Help is available through the GBMC SAFE Domestic Violence Program at 443-849-3323 and the Baltimore County Domestic Violence Hotline at 410-828-6390.

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Top 10 Tips For Men Who Are Caregivers

More and more men are taking on the role of family caregiver. Challenges can be unique but certainly manageable. Caring for a parent or spouse is stressful without supports and assistance. Here are some tips for men who are caregivers:

  1. Learn about resources and programs in your community.
  2. Seek support from other family members or professionals.
  3. Take care of yourself by exercising and healthy eating.
  4. Be comfortable learning household and medical skills that are new to you.
  5. Educate yourself about your loved one’s diagnosis and care needs.
  6. Speak up for yourself and ask questions.
  7. Research online or join a chat room for male caregivers.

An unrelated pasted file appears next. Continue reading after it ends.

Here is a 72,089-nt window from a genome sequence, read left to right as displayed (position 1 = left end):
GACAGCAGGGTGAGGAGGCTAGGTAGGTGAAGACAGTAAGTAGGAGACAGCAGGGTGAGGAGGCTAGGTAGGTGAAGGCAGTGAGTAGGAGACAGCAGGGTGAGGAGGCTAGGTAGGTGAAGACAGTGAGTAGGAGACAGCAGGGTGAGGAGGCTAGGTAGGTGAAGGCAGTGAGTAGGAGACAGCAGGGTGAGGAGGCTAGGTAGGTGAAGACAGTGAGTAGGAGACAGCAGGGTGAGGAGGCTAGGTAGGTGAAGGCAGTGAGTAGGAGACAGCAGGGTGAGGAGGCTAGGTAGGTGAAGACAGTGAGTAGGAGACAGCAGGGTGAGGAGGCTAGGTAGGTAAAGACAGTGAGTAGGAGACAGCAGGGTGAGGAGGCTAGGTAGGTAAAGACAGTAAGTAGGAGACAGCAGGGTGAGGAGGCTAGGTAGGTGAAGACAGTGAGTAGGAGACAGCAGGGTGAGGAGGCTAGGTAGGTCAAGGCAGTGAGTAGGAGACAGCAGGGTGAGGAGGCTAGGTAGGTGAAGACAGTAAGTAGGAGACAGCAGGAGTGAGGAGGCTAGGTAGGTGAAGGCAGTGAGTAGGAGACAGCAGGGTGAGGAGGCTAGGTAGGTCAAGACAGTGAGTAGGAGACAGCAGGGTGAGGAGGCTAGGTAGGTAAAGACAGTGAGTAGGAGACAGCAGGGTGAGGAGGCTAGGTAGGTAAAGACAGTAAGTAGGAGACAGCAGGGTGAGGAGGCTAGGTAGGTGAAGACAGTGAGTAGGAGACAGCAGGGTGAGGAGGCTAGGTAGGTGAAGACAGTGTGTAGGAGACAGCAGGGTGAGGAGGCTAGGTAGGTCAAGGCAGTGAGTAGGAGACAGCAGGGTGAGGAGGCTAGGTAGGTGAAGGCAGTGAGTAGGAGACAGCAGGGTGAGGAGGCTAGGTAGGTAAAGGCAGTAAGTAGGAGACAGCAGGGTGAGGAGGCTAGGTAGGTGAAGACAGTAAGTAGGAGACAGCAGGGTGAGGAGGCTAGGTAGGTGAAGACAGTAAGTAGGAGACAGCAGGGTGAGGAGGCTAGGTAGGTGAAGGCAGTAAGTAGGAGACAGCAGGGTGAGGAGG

8. If you work, contact the Employee Assistance Program.
  9. Delegate tasks to other family members or hire help.
  10. Take periodic respite breaks to feel more relaxed.

To learn about resources, contact Maryland Access Point of Baltimore County online at and by phone at 410-887-2594.

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“Maintain Your Brain” To Reduce Alzheimer’s Risk

When we think about staying fit, we generally think from the neck down. But brain health plays a critical role in almost everything we do: thinking, feeling, remembering, working, playing even sleeping. The good news is there are things we can do to keep our brain healthier as we age.  And these steps might reduce our risk of Alzheimer’s disease:

  • Read
  • Write
  • Play games
  • Learn new things
  • Do crossword puzzles